Research Centre

[DefCamp 2016] Infecting Internet of Things

Those slides were presented at DefCamp in November 2016.

Every (security) researcher knows Internet of Things (IoT) are flawed: among other vulnerability, they often use unencrypted network, weak credentials etc. According to a survey of November 2015, the fear has even stretched out to consumers who perceive data or physical security as the highest downside of IoT.

Malware, however, are a different story. Strangely, people do not believe connected objects can get infected. Even some security researchers do not get the point. "Who'd be interested in hacking my toothbrush?!" is a frequent answer. But malware authors need not be interested in the connected object itself as long as they can use it (e.g. to spread spam) or get/sell sensitive data (ransom, Trojan spyware...). This talk illustrates the point with demos and Proof of Concepts (PoC) malware for smart glasses and a smart watch (harmless of course).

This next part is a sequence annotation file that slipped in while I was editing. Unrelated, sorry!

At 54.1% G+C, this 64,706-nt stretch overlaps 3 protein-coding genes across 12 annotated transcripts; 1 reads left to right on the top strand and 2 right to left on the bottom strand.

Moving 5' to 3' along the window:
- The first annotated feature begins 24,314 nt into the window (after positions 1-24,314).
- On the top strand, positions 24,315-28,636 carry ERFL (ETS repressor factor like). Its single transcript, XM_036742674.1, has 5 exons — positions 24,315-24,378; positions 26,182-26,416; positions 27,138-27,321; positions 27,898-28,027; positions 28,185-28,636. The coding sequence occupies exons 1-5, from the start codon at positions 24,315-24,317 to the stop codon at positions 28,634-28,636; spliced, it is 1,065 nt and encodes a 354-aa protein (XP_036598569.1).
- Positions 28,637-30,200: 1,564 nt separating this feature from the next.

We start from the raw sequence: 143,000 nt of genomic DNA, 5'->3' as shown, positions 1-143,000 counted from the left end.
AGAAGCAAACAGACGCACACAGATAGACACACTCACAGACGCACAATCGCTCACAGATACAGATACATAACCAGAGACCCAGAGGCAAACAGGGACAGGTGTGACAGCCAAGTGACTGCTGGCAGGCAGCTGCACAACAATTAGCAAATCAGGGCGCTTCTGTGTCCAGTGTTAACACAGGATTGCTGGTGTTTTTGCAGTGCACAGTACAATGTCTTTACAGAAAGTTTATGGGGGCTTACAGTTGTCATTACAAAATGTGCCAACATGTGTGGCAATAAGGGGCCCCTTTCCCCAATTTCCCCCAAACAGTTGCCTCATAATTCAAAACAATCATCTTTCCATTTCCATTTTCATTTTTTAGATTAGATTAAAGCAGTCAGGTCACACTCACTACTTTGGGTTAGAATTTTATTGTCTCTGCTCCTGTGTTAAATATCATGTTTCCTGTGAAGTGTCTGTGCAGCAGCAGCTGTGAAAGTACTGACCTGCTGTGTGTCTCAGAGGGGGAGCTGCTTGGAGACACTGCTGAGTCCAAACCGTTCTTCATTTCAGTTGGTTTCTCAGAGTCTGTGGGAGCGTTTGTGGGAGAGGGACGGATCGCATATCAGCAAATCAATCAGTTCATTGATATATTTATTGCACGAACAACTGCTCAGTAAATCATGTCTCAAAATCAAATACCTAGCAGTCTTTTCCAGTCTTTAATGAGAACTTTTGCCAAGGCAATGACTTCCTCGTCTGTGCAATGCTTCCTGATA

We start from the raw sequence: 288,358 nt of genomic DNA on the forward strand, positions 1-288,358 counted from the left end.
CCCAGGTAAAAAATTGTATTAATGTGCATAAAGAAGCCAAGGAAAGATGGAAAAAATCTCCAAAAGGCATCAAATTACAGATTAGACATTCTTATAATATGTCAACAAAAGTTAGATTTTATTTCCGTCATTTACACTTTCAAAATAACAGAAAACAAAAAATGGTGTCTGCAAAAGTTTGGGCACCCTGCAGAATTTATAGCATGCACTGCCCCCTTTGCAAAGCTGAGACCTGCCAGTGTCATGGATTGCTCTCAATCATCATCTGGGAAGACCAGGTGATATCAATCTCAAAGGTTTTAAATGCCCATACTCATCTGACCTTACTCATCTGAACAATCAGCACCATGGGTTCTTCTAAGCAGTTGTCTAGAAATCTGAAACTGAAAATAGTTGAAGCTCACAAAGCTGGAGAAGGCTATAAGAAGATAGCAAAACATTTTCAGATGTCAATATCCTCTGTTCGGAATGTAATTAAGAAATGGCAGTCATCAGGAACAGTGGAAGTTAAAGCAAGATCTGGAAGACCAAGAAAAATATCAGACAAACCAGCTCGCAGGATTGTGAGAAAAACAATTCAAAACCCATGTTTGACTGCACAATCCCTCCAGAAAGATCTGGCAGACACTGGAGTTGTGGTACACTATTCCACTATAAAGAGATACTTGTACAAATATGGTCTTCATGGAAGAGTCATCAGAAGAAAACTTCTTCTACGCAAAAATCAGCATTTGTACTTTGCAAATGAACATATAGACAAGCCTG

The first PoC is a basic ransomware for smart glasses. The second one is far more advanced and installs a hidden (and potentially malicious) application on smart glasses. The third one is a Trojan dialer for smart watch: a smart watch widget sends SMS messages. It is likely to go unnoticed for the victim because the widget works in low power mode, i.e without lighting up the screen.